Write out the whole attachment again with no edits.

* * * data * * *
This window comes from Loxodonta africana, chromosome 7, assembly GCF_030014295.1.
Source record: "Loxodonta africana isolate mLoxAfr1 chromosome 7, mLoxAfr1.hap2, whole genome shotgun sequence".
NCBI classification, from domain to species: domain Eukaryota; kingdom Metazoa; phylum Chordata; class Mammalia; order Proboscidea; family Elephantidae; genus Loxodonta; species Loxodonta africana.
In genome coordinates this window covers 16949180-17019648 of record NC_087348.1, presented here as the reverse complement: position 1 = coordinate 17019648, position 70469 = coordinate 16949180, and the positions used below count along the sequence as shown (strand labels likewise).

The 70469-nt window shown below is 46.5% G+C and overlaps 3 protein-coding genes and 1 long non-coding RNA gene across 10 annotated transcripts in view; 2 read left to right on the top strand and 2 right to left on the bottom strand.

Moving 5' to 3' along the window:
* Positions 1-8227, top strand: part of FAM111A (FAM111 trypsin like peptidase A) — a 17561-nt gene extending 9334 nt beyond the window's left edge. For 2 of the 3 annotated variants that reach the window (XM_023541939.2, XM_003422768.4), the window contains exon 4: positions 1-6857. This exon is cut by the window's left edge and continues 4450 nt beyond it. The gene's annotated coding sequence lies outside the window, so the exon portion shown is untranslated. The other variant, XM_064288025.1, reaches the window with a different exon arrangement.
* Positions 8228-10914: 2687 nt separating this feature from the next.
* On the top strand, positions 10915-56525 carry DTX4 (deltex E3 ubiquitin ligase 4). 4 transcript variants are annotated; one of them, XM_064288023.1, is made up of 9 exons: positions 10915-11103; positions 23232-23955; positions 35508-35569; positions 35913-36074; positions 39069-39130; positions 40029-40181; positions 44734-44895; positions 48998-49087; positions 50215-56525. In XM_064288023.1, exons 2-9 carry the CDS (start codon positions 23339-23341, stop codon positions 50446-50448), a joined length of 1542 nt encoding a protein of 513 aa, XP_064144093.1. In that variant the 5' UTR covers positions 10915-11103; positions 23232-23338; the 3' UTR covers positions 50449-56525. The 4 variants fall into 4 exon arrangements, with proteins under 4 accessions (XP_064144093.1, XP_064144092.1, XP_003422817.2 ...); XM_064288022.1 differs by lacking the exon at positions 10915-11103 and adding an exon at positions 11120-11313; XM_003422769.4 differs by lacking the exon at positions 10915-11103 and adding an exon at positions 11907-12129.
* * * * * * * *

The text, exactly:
This window comes from Loxodonta africana, chromosome 7, assembly GCF_030014295.1.
Source record: "Loxodonta africana isolate mLoxAfr1 chromosome 7, mLoxAfr1.hap2, whole genome shotgun sequence".
NCBI classification, from domain to species: domain Eukaryota; kingdom Metazoa; phylum Chordata; class Mammalia; order Proboscidea; family Elephantidae; genus Loxodonta; species Loxodonta africana.
In genome coordinates this window covers 16949180-17019648 of record NC_087348.1, presented here as the reverse complement: position 1 = coordinate 17019648, position 70469 = coordinate 16949180, and the positions used below count along the sequence as shown (strand labels likewise).

The 70469-nt window shown below is 46.5% G+C and overlaps 3 protein-coding genes and 1 long non-coding RNA gene across 10 annotated transcripts in view; 2 read left to right on the top strand and 2 right to left on the bottom strand.

Moving 5' to 3' along the window:
* Positions 1-8227, top strand: part of FAM111A (FAM111 trypsin like peptidase A) — a 17561-nt gene extending 9334 nt beyond the window's left edge. For 2 of the 3 annotated variants that reach the window (XM_023541939.2, XM_003422768.4), the window contains exon 4: positions 1-6857. This exon is cut by the window's left edge and continues 4450 nt beyond it. The gene's annotated coding sequence lies outside the window, so the exon portion shown is untranslated. The other variant, XM_064288025.1, reaches the window with a different exon arrangement.
* Positions 8228-10914: 2687 nt separating this feature from the next.
* On the top strand, positions 10915-56525 carry DTX4 (deltex E3 ubiquitin ligase 4). 4 transcript variants are annotated; one of them, XM_064288023.1, is made up of 9 exons: positions 10915-11103; positions 23232-23955; positions 35508-35569; positions 35913-36074; positions 39069-39130; positions 40029-40181; positions 44734-44895; positions 48998-49087; positions 50215-56525. In XM_064288023.1, exons 2-9 carry the CDS (start codon positions 23339-23341, stop codon positions 50446-50448), a joined length of 1542 nt encoding a protein of 513 aa, XP_064144093.1. In that variant the 5' UTR covers positions 10915-11103; positions 23232-23338; the 3' UTR covers positions 50449-56525. The 4 variants fall into 4 exon arrangements, with proteins under 4 accessions (XP_064144093.1, XP_064144092.1, XP_003422817.2 ...); XM_064288022.1 differs by lacking the exon at positions 10915-11103 and adding an exon at positions 11120-11313; XM_003422769.4 differs by lacking the exon at positions 10915-11103 and adding an exon at positions 11907-12129.